Powered by NewsLook.com
Little Progress Made In Fighting Food Poisoning, CDC Says

Little Progress Made In Fighting Food Poisoning, CDC Says

Newsy (Apr. 18, 2014) — A new report shows rates of two foodborne infections increased in the U.S. in recent years, while salmonella actually dropped 9 percent. Video provided by Newsy
Powered by NewsLook.com
Scientists Create Stem Cells From Adult Skin Cells

Scientists Create Stem Cells From Adult Skin Cells

Newsy (Apr. 17, 2014) — The breakthrough could mean a cure for some serious diseases and even the possibility of human cloning, but it's all still a way off. Video provided by Newsy
Powered by NewsLook.com
Obama: 8 Million Healthcare Signups

Obama: 8 Million Healthcare Signups

AP (Apr. 17, 2014) — President Barack Obama gave a briefing Thursday announcing 8 million people have signed up under the Affordable Care Act. He blasted continued Republican efforts to repeal the law. (April 17) Video provided by AP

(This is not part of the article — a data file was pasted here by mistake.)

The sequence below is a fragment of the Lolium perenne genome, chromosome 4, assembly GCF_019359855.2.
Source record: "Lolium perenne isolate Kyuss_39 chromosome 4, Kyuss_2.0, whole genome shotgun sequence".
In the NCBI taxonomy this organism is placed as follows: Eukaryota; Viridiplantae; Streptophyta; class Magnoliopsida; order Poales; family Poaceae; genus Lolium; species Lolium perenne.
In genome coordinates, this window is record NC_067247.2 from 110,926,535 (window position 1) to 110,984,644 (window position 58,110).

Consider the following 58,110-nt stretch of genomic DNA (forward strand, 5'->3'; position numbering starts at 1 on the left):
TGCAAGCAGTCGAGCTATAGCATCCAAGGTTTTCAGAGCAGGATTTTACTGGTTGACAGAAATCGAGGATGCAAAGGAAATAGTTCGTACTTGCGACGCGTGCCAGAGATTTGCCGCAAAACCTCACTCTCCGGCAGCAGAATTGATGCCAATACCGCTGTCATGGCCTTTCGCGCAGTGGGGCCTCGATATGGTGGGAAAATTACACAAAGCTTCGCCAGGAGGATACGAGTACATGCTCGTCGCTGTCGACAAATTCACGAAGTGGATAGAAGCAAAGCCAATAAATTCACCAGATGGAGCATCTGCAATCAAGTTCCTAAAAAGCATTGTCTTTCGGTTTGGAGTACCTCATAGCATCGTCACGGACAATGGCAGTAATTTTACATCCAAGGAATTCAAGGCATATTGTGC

Powered by NewsLook.com

Search ScienceDaily

Number of stories in archives: 140,361

Find with keyword(s):
 
Enter a keyword or phrase to search ScienceDaily for related topics and research stories.

Save/Print:
Share:  

Breaking News:
from the past week

In Other News

... from NewsDaily.com

Science News

Health News

Environment News

Technology News



Save/Print:
Share:  

Free Subscriptions


Get the latest science news with ScienceDaily's free email newsletters, updated daily and weekly. Or view hourly updated newsfeeds in your RSS reader:

Get Social & Mobile


Keep up to date with the latest news from ScienceDaily via social networks and mobile apps:

Have Feedback?


Tell us what you think of ScienceDaily -- we welcome both positive and negative comments. Have any problems using the site? Questions?
Mobile iPhone Android Web
Follow Facebook Twitter Google+
Subscribe RSS Feeds Email Newsletters
Latest Headlines Health & Medicine Mind & Brain Space & Time Matter & Energy Computers & Math Plants & Animals Earth & Climate Fossils & Ruins